Washington (CNN) - Wyoming Gov. Dave Freudenthal, a popular two-term Democrat, will not seek another term in office, he announced Thursday.
His decision is good news for Republicans, who are almost guaranteed to pick up the seat come November. Though Freudenthal was re-elected in 2006 with an impressive 70 percent of the vote, Barack Obama was thumped in the state in 2008, losing to John McCain by a 65-33 percent margin.
National Democrats were hopeful that Freudenthal would challenge the state's term-limit laws that prevented him from running again, but he decided against doing so.
Want more? Get a real feel for the state of the union with John King's 50 American Dispatch reports from across the nation.
Teton Village, Wyoming (CNN) – At the Apres Vous chair lift, Nick Merluzzi is always quick with a smile and a greeting: "Have a good run, sir," is his sendoff to one skier. "How are you doing today?" is his greeting to the two that approach next.
It is a firsthand look at one of Wyoming's leading economic indicators: Visitors to the Jackson Hole Mountain Resort, which is hoping for a rebound after big drops in consumer spending and confidence hurt business last season.
"This feels good right now," Jerry Blann, the resort's president, said of the early weeks of the season. Christmas week was up from last year, and the resort says bookings for the rest of January and February also look on track to eclipse last year's numbers.
"I think people have been conservative, been holding their pocketbooks pretty close for a while," Blann said. "I think they are ready to jump out."
(CNN) – Wyoming Governor Dave Freudenthal is backing Barack Obama's White House bid, the Illinois senator's campaign said Wednesday.
"Senator Obama is the Democratic candidate with the openness, honesty and skill to end this vicious cycle of business as usual," Freudenthal said in a statement released by the campaign.
Obama won the Wyoming Democratic caucus on March 8 with 61 percent of the vote.
With 91 percent of the caucus sites reporting, Obama is leading Clinton 58 to 41 percent.
CHEYENNE, Wyoming (CNN) – With more than three-fourths of precincts reporting, Sen. Barack Obama of Illinois held a strong lead Saturday in the Wyoming Democratic caucus over his main rival, Sen. Hillary Clinton of New York.
Obama led Clinton 59 percent to 40 percent, with 78 percent of precincts reporting.
The caucus thrust the state - which has only 12 delegates - into the spotlight because of the close race between Obama and Clinton, in which every delegate counts. Although Wyoming typically is not a stop for Democrats looking for delegates to clinch the party's presidential nomination, its numbers could make a different this year because of the delegate deadlock.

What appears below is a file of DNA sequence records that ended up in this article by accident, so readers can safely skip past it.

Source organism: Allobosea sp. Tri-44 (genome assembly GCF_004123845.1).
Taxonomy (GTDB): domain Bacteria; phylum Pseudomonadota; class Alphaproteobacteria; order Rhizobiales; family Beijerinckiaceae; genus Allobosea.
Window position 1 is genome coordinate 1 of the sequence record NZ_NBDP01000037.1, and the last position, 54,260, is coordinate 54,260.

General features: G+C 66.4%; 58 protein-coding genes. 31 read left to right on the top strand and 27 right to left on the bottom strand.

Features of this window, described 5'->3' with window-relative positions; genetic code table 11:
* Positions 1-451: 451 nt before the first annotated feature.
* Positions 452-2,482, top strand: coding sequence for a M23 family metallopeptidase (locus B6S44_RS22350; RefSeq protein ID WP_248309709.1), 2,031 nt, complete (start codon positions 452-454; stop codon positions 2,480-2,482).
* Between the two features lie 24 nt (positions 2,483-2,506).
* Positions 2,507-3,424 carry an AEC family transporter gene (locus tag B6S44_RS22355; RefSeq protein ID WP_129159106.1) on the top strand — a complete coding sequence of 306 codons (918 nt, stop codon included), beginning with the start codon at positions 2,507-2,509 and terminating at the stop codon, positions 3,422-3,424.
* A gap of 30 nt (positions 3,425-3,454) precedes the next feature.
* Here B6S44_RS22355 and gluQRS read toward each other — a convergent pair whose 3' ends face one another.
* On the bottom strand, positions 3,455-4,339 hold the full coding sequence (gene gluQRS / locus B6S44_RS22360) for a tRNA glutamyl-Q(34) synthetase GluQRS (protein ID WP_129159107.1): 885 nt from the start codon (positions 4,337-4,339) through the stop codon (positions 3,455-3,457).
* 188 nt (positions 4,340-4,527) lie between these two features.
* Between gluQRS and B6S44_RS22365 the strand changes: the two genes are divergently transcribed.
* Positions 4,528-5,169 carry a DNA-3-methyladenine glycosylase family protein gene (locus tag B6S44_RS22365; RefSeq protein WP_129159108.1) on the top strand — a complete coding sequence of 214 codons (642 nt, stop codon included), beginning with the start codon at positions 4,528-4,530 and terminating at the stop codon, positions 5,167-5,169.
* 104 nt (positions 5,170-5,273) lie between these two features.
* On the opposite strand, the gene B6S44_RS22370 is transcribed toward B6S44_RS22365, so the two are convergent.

Seven delegates will be apportioned based on caucus results, according to John Millin, head of the state Democratic Party. The remaining five will be allocated at the state convention, which will happen Memorial Day weekend in Jackson.
Track county-by-county results here.
With 57 percent of precincts reporting, Barack Obama leads Hillary Clinton 58 to 41 percent.
(CNN) – Sens. Barack Obama and Hillary Clinton were in Wyoming Friday, wrangling last-minute votes before Saturday's caucuses.
Clinton, speaking at a town rally at Laramie County Community College in Cheyenne, criticized Obama's campaign speeches - and said the country doesn't have any time to waste.
"What you heard from me in this campaign is very specific. I know that there's a difference between speeches and solutions, and I want you to know what I will do if given the great honor of serving you as your president, because I want you to hold me accountable," she said. "I don't want there to be any mistakes here. I don't want there to be any false impressions. I don't think we have any time to waste."
Obama, speaking at a town hall meeting in Casper, criticized Clinton's 2002 vote on Iraq. Video Watch him speak at the Casper rally »
"I will bring this war to an end in 2009, so don't be confused ... when Sen. Clinton is not willing to acknowledge that she voted for war," he said. "I don't want to play politics on this issue, because she doesn't have standing to question my position on this issue."
Wyoming is not typically a stop for Democrats looking for delegates in order to clinch the nomination, but because of the delegate deadlock this year, the numbers could make a difference.
(CNN)— The troubled economy took center stage Friday, with news of employers cutting 63,000 jobs in February alone. In the latest installment of CNN=Politics Daily, White House correspondent Elaine Quijano reports on how President Bush is reacting to the news.
It’s no surprise that appearing strong on economic policy has become a campaign trail priority. CNN’s Dana Bash explains what Republican presidential hopeful John McCain is doing to address voter concerns.
Democrats are headed full force into Saturday’s primary in Wyoming. Jessica Yellin reports from Wyoming on the latest twists and turns in that primary process.
Finally: what happens if neither Democratic candidate gets enough delegates to ensure the nomination? Special Correspondent Frank Sesno takes a look at why the party may be in for the long haul.
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–CNN’s Emily Sherman